Ten races to watch at the world swimming championships in Budapest that start Saturday …
Women’s 400m Freestyle (Final Saturday, June 18)
Katie Ledecky‘s toughest race to win is always her shortest. For the first time since 2013, she goes into a major international meet with the 400m free fitting that bill after dropping the 200m. She will look to regain the crown after taking silver behind Aussie Ariarne Titmus at the Olympics and the most recent world championships (2019). Titmus, who broke Ledecky’s world record at the Australian Championships last month, is skipping worlds to focus on the Commonwealth Games later this summer. So the American’s top challenger should instead be 15-year-old Canadian Summer McIntosh, who was fourth in Tokyo. Ledecky has been 1.07 seconds faster than McIntosh this year.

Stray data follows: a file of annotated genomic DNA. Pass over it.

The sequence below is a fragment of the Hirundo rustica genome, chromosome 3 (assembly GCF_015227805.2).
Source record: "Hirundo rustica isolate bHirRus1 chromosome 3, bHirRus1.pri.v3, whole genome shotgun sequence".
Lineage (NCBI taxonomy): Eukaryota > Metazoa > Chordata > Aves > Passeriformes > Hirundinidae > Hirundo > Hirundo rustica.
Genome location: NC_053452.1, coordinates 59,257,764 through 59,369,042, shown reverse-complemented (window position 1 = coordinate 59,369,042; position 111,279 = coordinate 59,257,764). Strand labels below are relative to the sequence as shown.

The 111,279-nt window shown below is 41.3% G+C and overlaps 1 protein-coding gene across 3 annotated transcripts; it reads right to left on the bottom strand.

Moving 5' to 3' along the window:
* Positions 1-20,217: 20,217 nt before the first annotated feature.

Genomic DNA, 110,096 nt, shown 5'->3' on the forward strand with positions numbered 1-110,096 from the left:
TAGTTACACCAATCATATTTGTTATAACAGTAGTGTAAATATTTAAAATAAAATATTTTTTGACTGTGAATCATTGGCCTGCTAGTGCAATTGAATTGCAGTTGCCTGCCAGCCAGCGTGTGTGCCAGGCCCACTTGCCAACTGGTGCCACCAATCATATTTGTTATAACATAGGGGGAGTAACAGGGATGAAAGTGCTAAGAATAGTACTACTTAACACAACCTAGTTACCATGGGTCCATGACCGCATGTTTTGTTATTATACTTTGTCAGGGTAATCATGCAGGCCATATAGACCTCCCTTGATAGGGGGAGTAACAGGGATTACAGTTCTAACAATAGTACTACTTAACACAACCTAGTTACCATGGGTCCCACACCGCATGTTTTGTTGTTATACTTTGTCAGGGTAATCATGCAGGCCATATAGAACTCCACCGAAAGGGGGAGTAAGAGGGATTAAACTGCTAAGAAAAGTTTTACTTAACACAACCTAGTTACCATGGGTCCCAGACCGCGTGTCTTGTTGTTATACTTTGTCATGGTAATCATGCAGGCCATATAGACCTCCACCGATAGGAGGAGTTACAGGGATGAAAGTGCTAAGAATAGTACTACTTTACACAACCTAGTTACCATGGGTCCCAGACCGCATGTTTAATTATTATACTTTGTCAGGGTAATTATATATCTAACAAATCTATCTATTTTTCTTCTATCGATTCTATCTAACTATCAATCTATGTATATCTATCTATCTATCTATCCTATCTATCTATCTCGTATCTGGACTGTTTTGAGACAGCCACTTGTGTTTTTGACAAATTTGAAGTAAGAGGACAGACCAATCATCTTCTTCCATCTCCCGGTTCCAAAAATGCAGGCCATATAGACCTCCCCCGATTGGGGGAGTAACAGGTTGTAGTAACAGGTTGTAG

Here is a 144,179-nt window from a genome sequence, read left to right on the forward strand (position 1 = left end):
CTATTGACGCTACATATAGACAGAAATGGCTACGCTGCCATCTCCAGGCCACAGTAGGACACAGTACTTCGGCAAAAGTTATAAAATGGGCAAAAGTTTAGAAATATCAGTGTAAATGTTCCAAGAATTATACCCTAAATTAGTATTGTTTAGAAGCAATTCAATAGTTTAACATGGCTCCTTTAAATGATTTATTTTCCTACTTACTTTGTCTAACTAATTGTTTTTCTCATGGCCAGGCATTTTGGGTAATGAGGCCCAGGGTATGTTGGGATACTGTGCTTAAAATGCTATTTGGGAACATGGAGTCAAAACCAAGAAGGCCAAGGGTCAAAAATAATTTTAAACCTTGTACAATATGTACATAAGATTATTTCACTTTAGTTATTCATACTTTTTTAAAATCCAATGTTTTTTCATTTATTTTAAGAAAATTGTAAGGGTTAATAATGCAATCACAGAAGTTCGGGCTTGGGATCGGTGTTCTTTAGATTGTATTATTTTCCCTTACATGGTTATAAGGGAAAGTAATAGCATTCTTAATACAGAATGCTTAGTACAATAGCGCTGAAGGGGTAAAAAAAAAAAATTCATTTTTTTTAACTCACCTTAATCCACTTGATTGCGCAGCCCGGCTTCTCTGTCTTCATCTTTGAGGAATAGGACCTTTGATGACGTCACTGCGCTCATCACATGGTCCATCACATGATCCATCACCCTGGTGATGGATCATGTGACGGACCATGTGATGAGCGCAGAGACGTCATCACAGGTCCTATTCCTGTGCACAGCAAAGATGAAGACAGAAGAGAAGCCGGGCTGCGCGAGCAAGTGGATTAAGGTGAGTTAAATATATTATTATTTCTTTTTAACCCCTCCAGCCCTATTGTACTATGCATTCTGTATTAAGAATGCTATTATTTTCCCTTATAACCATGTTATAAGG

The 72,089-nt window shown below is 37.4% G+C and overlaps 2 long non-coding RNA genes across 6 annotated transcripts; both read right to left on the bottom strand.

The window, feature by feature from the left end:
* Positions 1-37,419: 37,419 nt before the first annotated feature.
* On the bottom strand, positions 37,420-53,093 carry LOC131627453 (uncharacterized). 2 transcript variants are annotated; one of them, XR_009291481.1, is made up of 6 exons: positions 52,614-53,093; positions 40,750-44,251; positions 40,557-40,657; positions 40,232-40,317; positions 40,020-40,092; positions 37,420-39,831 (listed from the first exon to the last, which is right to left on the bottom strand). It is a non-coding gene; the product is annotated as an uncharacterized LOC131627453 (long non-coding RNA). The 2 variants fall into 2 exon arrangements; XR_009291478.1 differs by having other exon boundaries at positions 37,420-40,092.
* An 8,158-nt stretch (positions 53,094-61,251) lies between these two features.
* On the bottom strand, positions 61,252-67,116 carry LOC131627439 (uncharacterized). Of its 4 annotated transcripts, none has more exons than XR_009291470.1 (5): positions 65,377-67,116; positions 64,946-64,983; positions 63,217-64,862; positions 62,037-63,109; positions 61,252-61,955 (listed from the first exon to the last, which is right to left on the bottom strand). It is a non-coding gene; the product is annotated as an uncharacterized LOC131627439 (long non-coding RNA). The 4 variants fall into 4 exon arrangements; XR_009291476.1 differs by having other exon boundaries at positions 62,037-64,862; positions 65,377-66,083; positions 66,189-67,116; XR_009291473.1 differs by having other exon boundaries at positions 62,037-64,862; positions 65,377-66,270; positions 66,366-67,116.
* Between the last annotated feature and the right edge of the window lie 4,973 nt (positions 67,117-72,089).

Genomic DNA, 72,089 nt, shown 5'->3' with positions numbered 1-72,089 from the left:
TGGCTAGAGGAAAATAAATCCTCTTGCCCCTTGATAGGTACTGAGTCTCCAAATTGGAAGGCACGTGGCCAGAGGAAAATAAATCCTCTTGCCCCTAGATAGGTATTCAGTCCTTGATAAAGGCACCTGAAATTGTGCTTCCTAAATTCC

Men’s 400m Individual Medley (Final Saturday, June 18)
This race could include reigning Olympic champion Chase Kalisz and reigning world champion Daiya Seto of Japan. But a pair of 20-year-olds are also worth watching. American Carson Foster missed the Olympic team by one spot. A month later, he swam a 400m IM time that would have won Tokyo gold by nearly a second. At world championships trials, Foster beat Kalisz by 1.17 seconds. Then there’s Léon Marchand, who come the 2024 Paris Olympics could be France’s best swimmer and going for the nation’s first gold medal of the Games given the 400m IM is traditionally on the first day of competition. Marchand, who trains under Michael Phelps‘ old coach Bob Bowman, was sixth in Tokyo, but his personal-best time would have earned silver.
SWIMMING WORLDS: Broadcast Schedule
Men’s 4x100m Freestyle Relay (Final Saturday, June 18)